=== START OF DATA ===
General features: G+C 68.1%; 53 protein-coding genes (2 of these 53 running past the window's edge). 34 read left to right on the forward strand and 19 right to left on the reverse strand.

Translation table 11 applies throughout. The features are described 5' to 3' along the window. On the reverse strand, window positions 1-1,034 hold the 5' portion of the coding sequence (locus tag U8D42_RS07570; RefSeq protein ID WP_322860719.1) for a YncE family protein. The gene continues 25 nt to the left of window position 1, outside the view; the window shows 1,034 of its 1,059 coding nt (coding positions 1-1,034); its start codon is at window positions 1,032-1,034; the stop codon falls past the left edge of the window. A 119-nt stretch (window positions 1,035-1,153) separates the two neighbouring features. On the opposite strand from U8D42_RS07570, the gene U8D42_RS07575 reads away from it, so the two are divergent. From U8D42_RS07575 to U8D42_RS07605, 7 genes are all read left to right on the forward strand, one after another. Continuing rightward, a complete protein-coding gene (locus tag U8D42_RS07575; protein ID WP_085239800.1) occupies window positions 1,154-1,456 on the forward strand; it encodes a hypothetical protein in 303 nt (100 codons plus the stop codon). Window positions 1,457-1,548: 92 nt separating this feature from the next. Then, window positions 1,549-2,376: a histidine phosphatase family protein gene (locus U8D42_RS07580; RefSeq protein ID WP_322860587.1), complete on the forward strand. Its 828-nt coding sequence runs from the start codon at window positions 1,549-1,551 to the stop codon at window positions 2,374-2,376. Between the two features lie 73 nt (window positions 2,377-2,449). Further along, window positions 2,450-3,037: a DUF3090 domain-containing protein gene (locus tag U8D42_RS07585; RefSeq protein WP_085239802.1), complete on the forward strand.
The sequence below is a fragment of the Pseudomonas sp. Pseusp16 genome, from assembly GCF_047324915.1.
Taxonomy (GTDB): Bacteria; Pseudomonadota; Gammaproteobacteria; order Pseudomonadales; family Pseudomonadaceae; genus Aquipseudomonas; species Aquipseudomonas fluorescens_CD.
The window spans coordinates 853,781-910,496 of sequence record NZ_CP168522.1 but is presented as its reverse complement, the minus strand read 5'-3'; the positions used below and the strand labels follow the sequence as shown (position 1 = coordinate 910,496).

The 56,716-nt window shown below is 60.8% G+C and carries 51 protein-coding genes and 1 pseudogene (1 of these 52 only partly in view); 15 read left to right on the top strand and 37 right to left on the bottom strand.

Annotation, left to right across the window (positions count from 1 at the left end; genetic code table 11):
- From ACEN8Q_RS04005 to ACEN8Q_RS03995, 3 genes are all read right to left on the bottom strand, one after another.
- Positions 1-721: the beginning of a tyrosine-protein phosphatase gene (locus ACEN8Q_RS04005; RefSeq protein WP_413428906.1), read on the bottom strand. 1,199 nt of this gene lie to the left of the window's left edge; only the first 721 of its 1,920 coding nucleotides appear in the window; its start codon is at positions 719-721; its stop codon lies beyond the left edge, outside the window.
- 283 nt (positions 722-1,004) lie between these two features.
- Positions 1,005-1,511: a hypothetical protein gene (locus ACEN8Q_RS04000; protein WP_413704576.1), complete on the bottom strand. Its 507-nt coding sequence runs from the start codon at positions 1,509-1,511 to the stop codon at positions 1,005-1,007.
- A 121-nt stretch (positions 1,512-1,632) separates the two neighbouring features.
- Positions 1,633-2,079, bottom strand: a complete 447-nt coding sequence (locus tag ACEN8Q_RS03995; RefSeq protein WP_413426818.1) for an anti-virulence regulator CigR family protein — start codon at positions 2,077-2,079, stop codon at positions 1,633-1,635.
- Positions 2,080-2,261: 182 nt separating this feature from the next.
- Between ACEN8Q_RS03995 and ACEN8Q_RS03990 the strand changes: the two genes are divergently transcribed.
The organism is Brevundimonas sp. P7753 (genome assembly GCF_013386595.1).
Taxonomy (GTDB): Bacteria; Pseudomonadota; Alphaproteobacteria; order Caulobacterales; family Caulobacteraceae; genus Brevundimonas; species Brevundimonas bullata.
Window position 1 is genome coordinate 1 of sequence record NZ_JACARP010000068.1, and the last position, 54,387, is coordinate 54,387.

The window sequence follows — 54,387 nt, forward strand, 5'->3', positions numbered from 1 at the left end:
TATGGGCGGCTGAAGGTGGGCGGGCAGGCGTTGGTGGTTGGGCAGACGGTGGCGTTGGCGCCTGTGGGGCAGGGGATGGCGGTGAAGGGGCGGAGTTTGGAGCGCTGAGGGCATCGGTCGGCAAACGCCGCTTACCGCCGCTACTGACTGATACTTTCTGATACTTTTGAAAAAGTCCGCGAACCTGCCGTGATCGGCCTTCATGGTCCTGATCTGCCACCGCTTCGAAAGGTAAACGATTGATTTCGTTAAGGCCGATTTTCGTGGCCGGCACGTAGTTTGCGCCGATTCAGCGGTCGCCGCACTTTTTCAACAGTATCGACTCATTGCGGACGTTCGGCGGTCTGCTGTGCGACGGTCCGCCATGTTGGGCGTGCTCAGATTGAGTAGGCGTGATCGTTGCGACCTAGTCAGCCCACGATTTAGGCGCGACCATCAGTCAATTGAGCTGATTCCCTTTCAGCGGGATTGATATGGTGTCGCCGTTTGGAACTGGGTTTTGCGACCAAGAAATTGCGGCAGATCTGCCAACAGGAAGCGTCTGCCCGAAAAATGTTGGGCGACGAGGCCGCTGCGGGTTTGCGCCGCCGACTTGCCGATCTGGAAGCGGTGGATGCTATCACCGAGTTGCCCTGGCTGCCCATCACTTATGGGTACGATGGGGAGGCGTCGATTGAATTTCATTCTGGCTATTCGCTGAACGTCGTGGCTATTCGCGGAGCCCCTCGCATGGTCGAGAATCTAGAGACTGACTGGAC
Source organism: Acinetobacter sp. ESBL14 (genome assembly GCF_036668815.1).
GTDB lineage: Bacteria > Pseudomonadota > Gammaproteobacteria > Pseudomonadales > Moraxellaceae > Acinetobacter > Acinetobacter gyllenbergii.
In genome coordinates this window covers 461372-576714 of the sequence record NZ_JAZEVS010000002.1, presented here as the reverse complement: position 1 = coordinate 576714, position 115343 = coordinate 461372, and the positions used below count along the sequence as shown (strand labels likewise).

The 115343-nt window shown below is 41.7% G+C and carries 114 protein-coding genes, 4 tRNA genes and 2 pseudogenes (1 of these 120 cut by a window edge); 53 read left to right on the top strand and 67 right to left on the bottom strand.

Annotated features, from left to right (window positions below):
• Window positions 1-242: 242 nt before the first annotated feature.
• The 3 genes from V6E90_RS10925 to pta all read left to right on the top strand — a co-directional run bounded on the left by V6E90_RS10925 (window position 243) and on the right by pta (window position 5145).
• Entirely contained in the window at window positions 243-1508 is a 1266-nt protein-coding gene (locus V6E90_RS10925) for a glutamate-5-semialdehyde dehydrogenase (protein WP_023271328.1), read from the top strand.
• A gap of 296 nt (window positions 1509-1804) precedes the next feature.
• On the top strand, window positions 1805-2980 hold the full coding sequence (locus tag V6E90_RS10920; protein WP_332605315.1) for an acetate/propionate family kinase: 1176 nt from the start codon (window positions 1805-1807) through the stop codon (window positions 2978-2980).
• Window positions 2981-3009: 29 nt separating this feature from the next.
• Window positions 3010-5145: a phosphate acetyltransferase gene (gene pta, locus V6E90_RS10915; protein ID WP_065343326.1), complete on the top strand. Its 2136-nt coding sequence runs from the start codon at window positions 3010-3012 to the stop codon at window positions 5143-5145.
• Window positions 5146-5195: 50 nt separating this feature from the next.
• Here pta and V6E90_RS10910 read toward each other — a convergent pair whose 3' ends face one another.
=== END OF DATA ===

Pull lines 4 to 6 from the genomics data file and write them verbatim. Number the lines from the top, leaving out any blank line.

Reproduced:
Taxonomy (GTDB): Bacteria; Pseudomonadota; Gammaproteobacteria; order Pseudomonadales; family Pseudomonadaceae; genus Aquipseudomonas; species Aquipseudomonas fluorescens_CD.
The window spans coordinates 853,781-910,496 of sequence record NZ_CP168522.1 but is presented as its reverse complement, the minus strand read 5'-3'; the positions used below and the strand labels follow the sequence as shown (position 1 = coordinate 910,496).

The 56,716-nt window shown below is 60.8% G+C and carries 51 protein-coding genes and 1 pseudogene (1 of these 52 only partly in view); 15 read left to right on the top strand and 37 right to left on the bottom strand.